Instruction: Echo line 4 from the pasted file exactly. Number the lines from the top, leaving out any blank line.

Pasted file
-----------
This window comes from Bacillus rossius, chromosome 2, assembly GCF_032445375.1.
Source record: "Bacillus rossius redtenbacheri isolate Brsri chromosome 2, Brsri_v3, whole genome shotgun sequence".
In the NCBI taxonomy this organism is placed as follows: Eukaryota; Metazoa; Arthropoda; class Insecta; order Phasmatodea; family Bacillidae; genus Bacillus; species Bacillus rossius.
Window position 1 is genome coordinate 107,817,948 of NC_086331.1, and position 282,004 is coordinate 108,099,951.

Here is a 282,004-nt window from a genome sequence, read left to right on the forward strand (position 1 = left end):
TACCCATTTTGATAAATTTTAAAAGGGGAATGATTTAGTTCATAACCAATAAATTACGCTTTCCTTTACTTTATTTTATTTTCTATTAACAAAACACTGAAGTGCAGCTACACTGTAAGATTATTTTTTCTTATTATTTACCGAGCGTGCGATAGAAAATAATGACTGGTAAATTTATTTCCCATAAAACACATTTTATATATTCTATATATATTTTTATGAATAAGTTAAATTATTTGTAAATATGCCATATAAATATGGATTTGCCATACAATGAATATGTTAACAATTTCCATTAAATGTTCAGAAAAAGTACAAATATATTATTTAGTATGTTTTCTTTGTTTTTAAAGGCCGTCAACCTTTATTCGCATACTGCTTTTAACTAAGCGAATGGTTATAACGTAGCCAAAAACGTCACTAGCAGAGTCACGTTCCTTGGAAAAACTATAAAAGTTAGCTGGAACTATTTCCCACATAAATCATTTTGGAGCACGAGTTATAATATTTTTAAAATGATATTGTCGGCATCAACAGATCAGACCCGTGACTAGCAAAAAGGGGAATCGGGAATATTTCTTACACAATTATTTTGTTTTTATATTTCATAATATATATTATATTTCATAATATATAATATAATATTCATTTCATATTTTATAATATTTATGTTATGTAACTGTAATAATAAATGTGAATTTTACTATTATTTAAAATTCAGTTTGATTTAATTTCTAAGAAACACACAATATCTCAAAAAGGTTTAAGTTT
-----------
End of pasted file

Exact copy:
Window position 1 is genome coordinate 107,817,948 of NC_086331.1, and position 282,004 is coordinate 108,099,951.